My Father's Agony and Ecstasy
When Organizing the Mizrakhi

By Matisyahu Prawda

Translated by Chana Pollack and Myra Mniewski

In my memory, Czyzewo remains a shtetl of hasidic shtiblekh (small prayer houses) and Zionist organizations. The youth were brought up with a life purpose, with ideas to campaign for a better tomorrow for the Jewish nation.
The youth organization, which after 1929 was extremely active, was not created with ease, because most of the Jews of Czyzewo were hasidim and simple religious folk, who held that one had to wait for the arrival of the Moshiach before emigrating to Eretz Yisroel. Yet, the Zionist cause was nonetheless being instilled in many young Jewish minds and partly amongst the older generation as well.
My father, Yekhiel Asher Prawda, from the Aleksander hasidic sect, was one of the first to create the religious Zionist party “Mizrakhi.” By doing this he induced the wrath of the hasidim. Their anger was so strong that he was forced to stop praying in the Aleksander shtibl. This was harsh punishment for my father, similar to a kheyrem [being shunned]. Yet, all of this did not scare him away from his Zionist activism. With even greater fervor, he delved into the work of proponing the Zionist cause to religious youth.
The greatest satisfaction of his work was his opponents' slow transformation into the Mizrakhi camp. He saw this as a manifestation of recognition and comprehension of the Zionist cause, which was the purpose of his life.
When it came to the Sejm [parliamentary elections], he was tirelessly active. On shabes, in the big besmedresh, before the Torah reading, he got up and delivered a sermon in which he attacked the Agudas Yisroel for supporting Pilsudski's list # 1. He and the Zionist Berl Gozshaltshany, a merchant, stubbornly fought the tendency of endorsing the government party.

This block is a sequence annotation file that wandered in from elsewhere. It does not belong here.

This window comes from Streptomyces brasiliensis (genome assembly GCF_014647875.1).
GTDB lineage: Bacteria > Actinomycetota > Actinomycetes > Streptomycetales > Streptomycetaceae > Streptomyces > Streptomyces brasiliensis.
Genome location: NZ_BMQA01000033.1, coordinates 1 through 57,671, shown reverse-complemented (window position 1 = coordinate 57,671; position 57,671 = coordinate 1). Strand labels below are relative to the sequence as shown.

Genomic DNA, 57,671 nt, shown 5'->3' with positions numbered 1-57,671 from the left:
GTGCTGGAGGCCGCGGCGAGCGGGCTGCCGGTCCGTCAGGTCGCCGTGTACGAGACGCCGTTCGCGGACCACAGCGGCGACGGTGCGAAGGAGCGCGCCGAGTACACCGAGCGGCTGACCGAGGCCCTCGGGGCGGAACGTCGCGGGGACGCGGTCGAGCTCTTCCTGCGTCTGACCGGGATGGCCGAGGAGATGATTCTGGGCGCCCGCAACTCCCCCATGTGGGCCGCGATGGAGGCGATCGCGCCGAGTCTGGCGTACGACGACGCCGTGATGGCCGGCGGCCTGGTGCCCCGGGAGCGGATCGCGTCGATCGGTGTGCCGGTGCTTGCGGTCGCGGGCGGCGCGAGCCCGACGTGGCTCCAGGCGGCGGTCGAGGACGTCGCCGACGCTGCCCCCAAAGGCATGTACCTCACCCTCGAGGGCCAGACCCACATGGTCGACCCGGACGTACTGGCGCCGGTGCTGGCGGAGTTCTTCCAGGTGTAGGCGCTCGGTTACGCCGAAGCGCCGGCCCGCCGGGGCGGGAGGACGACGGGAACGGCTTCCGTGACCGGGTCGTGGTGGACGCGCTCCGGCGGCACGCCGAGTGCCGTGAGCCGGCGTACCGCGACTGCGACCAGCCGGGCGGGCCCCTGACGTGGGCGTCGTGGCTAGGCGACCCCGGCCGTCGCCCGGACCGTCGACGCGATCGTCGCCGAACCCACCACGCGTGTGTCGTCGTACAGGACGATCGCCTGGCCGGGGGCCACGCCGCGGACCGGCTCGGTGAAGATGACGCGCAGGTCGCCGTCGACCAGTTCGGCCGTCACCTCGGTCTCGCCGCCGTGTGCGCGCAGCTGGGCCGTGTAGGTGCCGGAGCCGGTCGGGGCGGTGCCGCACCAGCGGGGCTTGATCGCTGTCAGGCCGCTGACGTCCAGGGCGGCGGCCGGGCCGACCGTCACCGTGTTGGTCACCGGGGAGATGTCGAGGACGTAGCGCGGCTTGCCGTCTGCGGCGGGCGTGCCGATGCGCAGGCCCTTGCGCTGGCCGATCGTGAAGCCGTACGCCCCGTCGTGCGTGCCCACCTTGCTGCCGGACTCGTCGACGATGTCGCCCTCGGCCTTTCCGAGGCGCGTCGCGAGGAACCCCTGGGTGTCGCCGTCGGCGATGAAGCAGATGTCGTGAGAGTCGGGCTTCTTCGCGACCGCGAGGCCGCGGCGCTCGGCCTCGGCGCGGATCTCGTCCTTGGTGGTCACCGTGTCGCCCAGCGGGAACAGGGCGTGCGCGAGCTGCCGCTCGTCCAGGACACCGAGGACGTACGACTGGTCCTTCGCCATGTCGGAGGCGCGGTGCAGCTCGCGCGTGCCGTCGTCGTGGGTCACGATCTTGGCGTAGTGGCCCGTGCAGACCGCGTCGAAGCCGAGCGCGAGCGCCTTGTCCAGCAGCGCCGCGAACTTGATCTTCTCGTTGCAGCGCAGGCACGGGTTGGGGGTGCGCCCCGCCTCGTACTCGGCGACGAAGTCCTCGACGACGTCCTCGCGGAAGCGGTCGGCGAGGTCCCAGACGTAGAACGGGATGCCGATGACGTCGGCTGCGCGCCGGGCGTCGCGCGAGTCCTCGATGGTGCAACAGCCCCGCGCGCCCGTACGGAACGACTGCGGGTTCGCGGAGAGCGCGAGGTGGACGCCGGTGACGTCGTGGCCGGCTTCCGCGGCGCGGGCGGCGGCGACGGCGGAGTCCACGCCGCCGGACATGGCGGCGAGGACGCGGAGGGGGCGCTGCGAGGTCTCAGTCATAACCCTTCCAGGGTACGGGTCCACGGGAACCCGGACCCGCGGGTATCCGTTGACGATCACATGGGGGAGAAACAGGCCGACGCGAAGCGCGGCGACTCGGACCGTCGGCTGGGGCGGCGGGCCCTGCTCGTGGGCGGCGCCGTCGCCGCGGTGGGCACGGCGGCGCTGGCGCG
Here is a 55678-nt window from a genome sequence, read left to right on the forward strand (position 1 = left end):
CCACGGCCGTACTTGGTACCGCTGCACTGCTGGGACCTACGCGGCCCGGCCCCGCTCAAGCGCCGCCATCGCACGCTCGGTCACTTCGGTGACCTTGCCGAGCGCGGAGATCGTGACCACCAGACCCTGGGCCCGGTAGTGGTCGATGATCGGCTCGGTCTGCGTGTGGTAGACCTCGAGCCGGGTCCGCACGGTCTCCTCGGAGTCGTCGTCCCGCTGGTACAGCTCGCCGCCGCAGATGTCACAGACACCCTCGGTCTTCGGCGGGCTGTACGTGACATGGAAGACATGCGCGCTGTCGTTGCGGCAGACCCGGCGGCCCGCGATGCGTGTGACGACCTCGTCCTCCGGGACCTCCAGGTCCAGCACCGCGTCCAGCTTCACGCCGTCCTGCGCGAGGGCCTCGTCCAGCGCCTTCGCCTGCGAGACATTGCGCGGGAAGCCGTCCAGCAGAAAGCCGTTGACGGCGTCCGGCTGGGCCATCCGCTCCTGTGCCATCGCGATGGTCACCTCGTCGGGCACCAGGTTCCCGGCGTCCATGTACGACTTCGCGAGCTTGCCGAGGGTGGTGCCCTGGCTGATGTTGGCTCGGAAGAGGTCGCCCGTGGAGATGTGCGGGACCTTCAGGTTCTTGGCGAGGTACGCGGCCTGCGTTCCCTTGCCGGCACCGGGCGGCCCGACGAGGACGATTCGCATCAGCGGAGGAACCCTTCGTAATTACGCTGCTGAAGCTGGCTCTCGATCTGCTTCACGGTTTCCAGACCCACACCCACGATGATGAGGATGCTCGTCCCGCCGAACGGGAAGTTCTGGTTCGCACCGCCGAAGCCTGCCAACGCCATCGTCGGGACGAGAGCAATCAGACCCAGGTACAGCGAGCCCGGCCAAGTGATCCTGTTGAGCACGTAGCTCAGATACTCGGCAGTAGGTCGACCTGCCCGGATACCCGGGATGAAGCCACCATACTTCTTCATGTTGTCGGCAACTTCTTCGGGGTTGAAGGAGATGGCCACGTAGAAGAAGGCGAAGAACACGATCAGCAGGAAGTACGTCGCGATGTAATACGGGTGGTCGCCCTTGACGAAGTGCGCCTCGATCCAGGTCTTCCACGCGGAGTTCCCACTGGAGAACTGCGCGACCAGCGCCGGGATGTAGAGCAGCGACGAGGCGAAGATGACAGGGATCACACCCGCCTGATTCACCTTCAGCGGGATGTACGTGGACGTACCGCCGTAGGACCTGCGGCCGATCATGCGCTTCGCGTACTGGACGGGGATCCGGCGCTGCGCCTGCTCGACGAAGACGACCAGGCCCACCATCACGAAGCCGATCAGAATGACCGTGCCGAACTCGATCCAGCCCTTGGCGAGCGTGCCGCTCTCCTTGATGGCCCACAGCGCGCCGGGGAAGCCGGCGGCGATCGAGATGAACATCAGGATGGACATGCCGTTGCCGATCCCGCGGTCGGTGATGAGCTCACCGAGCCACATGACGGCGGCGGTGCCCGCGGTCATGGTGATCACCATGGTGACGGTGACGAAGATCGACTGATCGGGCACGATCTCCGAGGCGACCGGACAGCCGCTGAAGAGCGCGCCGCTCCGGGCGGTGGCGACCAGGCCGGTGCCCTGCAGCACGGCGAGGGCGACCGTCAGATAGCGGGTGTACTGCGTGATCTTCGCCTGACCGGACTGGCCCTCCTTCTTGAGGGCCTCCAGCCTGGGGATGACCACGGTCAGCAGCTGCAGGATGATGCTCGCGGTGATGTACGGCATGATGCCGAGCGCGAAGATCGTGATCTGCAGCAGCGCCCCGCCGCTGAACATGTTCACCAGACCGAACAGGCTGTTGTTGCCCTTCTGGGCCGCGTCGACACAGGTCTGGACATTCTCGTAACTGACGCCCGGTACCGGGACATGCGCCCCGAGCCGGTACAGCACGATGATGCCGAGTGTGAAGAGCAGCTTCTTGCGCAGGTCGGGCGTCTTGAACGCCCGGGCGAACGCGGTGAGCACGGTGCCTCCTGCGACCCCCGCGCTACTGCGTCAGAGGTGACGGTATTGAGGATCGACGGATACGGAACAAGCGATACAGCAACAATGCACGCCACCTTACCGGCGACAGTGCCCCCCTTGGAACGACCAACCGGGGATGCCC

The Rabbi held with the Agudas Yisroel, who also called upon the Czyzewo Jews to vote for the Pilsudiski slate. The Rabbi was against the idea of religious Jews going against the government. On that same shabes, someone reported to the police commissioner that my father spoke against the government. In the midst of the heated fight, the commissioner entered the besmedresh searching for my father. The Jews standing near my father, threw a talis (prayer shawl) over him so the commissioner wouldn't find him. Afterwards, he was forced to go into hiding for an entire week because the commissioner threatened him with severe punishment. We were very frightened then, knowing that the commissioner was a very strict and brutal man. Once, during a wild holiday celebration, he cut someone's hand off with his sword.

The following week when his wrath calmed he ceased searching for my father, who again delved into his work of proponing Zionist ideology to young and old. In 1933, the youth organization Hashomer Hadati was created in Czyzewo. In 1938, as a member of the Hashomer Hadati, I made aliya to Israel. The words of Zalman Belfer, “Hold a plowshare in one hand and a gun in the other; fight for your own country,” accompanied me.

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Four rows of young Mizrakhi members

First row: Meltser, Rabinowitch, Radtshkowski, 2 brothers, Chaim Grade, Vollmer, Grosbard, Belfar.
2nd row: Eybishets, Eliahu Gura, Eliahu Zilberstein, Yisroel Yitzhak Lev, Avrom Berl Lyubeltshik, Balender, Kitai.
3rd row: Tselniker, unknown, Balyender, Starkowski, Kitai, Zusman.
Last row: Kahan, Moltsman, Belfar, and a boy fun Staker shoemaker